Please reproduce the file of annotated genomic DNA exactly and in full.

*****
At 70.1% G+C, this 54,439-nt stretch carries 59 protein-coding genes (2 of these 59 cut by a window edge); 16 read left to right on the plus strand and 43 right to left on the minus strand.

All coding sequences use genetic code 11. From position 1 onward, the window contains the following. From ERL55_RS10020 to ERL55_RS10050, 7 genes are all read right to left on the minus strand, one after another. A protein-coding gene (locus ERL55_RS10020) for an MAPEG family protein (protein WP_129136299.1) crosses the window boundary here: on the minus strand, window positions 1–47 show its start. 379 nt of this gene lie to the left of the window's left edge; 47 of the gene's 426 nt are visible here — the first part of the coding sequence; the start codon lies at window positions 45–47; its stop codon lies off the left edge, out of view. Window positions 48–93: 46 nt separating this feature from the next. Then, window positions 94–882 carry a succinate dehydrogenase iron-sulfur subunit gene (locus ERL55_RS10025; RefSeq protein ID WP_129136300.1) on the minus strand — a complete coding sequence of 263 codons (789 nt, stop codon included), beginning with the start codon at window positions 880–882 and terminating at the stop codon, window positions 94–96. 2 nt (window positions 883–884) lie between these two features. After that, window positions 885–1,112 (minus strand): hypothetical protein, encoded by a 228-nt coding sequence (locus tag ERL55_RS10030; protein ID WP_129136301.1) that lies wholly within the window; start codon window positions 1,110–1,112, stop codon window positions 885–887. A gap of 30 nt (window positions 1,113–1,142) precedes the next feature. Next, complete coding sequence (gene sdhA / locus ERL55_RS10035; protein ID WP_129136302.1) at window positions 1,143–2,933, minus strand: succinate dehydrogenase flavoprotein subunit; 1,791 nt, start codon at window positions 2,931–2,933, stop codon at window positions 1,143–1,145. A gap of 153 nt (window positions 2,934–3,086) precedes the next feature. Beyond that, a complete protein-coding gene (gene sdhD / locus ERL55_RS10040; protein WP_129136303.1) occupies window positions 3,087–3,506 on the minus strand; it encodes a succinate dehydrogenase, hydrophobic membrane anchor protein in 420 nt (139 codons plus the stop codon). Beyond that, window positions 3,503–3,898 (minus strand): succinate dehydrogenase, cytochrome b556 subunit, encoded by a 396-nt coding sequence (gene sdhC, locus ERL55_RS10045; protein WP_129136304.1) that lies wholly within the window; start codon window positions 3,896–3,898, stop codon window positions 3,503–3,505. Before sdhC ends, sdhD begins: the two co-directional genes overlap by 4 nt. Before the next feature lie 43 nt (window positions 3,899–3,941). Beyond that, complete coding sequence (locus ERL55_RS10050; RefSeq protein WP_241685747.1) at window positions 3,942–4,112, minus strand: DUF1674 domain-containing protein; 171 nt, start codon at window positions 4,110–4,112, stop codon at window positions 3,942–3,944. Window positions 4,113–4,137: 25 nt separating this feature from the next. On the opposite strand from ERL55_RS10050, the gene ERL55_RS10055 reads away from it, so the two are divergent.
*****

At 70.1% G+C, this 54,439-nt stretch carries 59 protein-coding genes (2 of these 59 cut by a window edge); 16 read left to right on the plus strand and 43 right to left on the minus strand.

All coding sequences use genetic code 11. From position 1 onward, the window contains the following. From ERL55_RS10020 to ERL55_RS10050, 7 genes are all read right to left on the minus strand, one after another. A protein-coding gene (locus ERL55_RS10020) for an MAPEG family protein (protein WP_129136299.1) crosses the window boundary here: on the minus strand, window positions 1–47 show its start. 379 nt of this gene lie to the left of the window's left edge; 47 of the gene's 426 nt are visible here — the first part of the coding sequence; the start codon lies at window positions 45–47; its stop codon lies off the left edge, out of view. Window positions 48–93: 46 nt separating this feature from the next. Then, window positions 94–882 carry a succinate dehydrogenase iron-sulfur subunit gene (locus ERL55_RS10025; RefSeq protein ID WP_129136300.1) on the minus strand — a complete coding sequence of 263 codons (789 nt, stop codon included), beginning with the start codon at window positions 880–882 and terminating at the stop codon, window positions 94–96. 2 nt (window positions 883–884) lie between these two features. After that, window positions 885–1,112 (minus strand): hypothetical protein, encoded by a 228-nt coding sequence (locus tag ERL55_RS10030; protein ID WP_129136301.1) that lies wholly within the window; start codon window positions 1,110–1,112, stop codon window positions 885–887. A gap of 30 nt (window positions 1,113–1,142) precedes the next feature. Next, complete coding sequence (gene sdhA / locus ERL55_RS10035; protein ID WP_129136302.1) at window positions 1,143–2,933, minus strand: succinate dehydrogenase flavoprotein subunit; 1,791 nt, start codon at window positions 2,931–2,933, stop codon at window positions 1,143–1,145. A gap of 153 nt (window positions 2,934–3,086) precedes the next feature. Beyond that, a complete protein-coding gene (gene sdhD / locus ERL55_RS10040; protein WP_129136303.1) occupies window positions 3,087–3,506 on the minus strand; it encodes a succinate dehydrogenase, hydrophobic membrane anchor protein in 420 nt (139 codons plus the stop codon). Beyond that, window positions 3,503–3,898 (minus strand): succinate dehydrogenase, cytochrome b556 subunit, encoded by a 396-nt coding sequence (gene sdhC, locus ERL55_RS10045; protein WP_129136304.1) that lies wholly within the window; start codon window positions 3,896–3,898, stop codon window positions 3,503–3,505. Before sdhC ends, sdhD begins: the two co-directional genes overlap by 4 nt. Before the next feature lie 43 nt (window positions 3,899–3,941). Beyond that, complete coding sequence (locus ERL55_RS10050; RefSeq protein WP_241685747.1) at window positions 3,942–4,112, minus strand: DUF1674 domain-containing protein; 171 nt, start codon at window positions 4,110–4,112, stop codon at window positions 3,942–3,944. Window positions 4,113–4,137: 25 nt separating this feature from the next. On the opposite strand from ERL55_RS10050, the gene ERL55_RS10055 reads away from it, so the two are divergent.